Game Website Teaches Abstract Physics Laws

By Arshdeep Kaur
Arshdeep Kaur
Arshdeep Kaur
November 21, 2012 Updated: October 1, 2015
Screenshot of the Velocity Raptor, a game based on the theory of special relativity. (The Epoch Times)
Screenshot of the Velocity Raptor, a game based on the theory of special relativity. (The Epoch Times)

When Albert Einstein worked through the principles of special relativity, he probably had no idea that future technology would make it easy to “learn and live” his theory.

Test Tube Games is a website that has liberated science from the narrow dimensions of the test tube using simulations.

“I started making simulations and games as a way of giving people hands-on experiences with abstract concepts,” Andy Hall, a physicist and game designer from Massachusetts, told The Epoch Times via email.

“I generally take a physics concept and try to look for the game in it. After all, science is already a game of finding patterns and relationships.”

These games are simple enough to engage children, while also using concepts that interest teens and adults.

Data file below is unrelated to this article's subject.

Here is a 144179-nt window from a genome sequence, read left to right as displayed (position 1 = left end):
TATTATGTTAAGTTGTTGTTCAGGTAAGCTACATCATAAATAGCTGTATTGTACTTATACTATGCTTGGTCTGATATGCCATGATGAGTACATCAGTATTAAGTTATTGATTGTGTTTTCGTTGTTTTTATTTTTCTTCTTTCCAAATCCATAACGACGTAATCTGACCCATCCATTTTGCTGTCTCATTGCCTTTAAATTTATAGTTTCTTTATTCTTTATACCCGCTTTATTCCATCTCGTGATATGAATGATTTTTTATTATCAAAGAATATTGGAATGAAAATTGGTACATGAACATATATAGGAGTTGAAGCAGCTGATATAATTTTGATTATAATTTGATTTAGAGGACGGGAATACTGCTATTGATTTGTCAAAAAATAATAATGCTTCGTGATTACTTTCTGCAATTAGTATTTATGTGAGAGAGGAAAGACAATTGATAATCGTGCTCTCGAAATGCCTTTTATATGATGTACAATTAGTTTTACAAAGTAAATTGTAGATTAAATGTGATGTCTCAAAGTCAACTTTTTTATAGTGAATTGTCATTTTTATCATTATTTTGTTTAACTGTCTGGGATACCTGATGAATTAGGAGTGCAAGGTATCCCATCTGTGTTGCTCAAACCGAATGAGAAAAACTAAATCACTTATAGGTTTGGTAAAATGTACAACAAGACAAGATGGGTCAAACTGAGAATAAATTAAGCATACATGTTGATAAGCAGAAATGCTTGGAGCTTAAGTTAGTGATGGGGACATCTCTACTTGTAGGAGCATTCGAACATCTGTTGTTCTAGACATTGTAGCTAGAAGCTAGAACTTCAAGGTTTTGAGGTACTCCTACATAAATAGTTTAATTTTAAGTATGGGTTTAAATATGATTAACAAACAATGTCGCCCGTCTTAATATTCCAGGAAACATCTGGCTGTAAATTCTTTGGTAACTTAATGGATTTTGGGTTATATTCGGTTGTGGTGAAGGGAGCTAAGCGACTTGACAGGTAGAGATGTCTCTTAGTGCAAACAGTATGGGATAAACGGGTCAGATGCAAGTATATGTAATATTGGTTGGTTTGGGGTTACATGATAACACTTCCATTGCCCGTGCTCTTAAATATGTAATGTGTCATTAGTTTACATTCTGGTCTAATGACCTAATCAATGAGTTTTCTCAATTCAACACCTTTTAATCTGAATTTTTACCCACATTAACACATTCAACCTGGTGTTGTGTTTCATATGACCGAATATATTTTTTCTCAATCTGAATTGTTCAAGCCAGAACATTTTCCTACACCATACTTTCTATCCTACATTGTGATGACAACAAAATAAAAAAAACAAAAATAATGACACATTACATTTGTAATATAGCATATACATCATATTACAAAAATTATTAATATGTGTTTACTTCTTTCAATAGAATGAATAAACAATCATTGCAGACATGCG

The Velocity Raptor—a game based on Einstein’s theory of special relativity—explains the complex physics and mathematics behind it.

“I think the hands-on nature of the game can improve a player’s understanding quite a bit,” Hall explained.

When Velocity Raptor runs close to the speed of light, the player can experience changes which are impossible to sense in real life.

The scenarios in this game bring in the concept of space-time, by mixing the fundamentals of space and time to form a single entity, manifesting how things change with alterations in space-time.

“Unlike some other simulations—my games build up the concepts slowly over time, adding them bit by bit,” Hall said. “I think that’s really important to keep people from getting overwhelmed.”

“I’ve gotten great feedback from people who were confused after learning about relativity, but when they played my game, the concepts finally clicked.”

The project began just a couple of years ago as a hobby, but now this keeps Hall busy designing newer games for the computer and iPhone.

His latest iPhone game is Agent Higgs, a puzzle that builds up player’s knowledge of subatomic particles and their properties to unlock the next game level.

“I am still working on updating it and adding future levels. I’m excited to be releasing the first levels with quarks soon,” he said.

Hall is currently designing a new game on the concept of quantum mechanics and hope to “introduce people to the beauty of that subject.”

To explore the games, visit Test Tube Games.

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